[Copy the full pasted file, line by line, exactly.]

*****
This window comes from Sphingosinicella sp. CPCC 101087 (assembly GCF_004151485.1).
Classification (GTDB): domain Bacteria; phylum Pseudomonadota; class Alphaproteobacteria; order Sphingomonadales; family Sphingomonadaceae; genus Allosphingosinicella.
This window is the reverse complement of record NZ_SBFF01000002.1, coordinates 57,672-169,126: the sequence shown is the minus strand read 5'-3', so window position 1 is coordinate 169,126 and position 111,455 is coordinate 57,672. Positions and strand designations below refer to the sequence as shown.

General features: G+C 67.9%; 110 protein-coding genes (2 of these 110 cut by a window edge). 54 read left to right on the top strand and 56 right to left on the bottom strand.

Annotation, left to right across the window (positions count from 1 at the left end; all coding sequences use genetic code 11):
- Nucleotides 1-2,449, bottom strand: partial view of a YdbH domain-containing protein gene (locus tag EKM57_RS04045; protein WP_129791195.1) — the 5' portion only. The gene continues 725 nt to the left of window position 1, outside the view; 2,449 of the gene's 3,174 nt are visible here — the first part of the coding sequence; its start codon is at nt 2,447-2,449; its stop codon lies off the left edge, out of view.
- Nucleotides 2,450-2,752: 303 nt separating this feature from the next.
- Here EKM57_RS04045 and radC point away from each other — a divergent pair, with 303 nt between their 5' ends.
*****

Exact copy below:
This window comes from Sphingosinicella sp. CPCC 101087 (assembly GCF_004151485.1).
Classification (GTDB): domain Bacteria; phylum Pseudomonadota; class Alphaproteobacteria; order Sphingomonadales; family Sphingomonadaceae; genus Allosphingosinicella.
This window is the reverse complement of record NZ_SBFF01000002.1, coordinates 57,672-169,126: the sequence shown is the minus strand read 5'-3', so window position 1 is coordinate 169,126 and position 111,455 is coordinate 57,672. Positions and strand designations below refer to the sequence as shown.

General features: G+C 67.9%; 110 protein-coding genes (2 of these 110 cut by a window edge). 54 read left to right on the top strand and 56 right to left on the bottom strand.

Annotation, left to right across the window (positions count from 1 at the left end; all coding sequences use genetic code 11):
- Nucleotides 1-2,449, bottom strand: partial view of a YdbH domain-containing protein gene (locus tag EKM57_RS04045; protein WP_129791195.1) — the 5' portion only. The gene continues 725 nt to the left of window position 1, outside the view; 2,449 of the gene's 3,174 nt are visible here — the first part of the coding sequence; its start codon is at nt 2,447-2,449; its stop codon lies off the left edge, out of view.
- Nucleotides 2,450-2,752: 303 nt separating this feature from the next.
- Here EKM57_RS04045 and radC point away from each other — a divergent pair, with 303 nt between their 5' ends.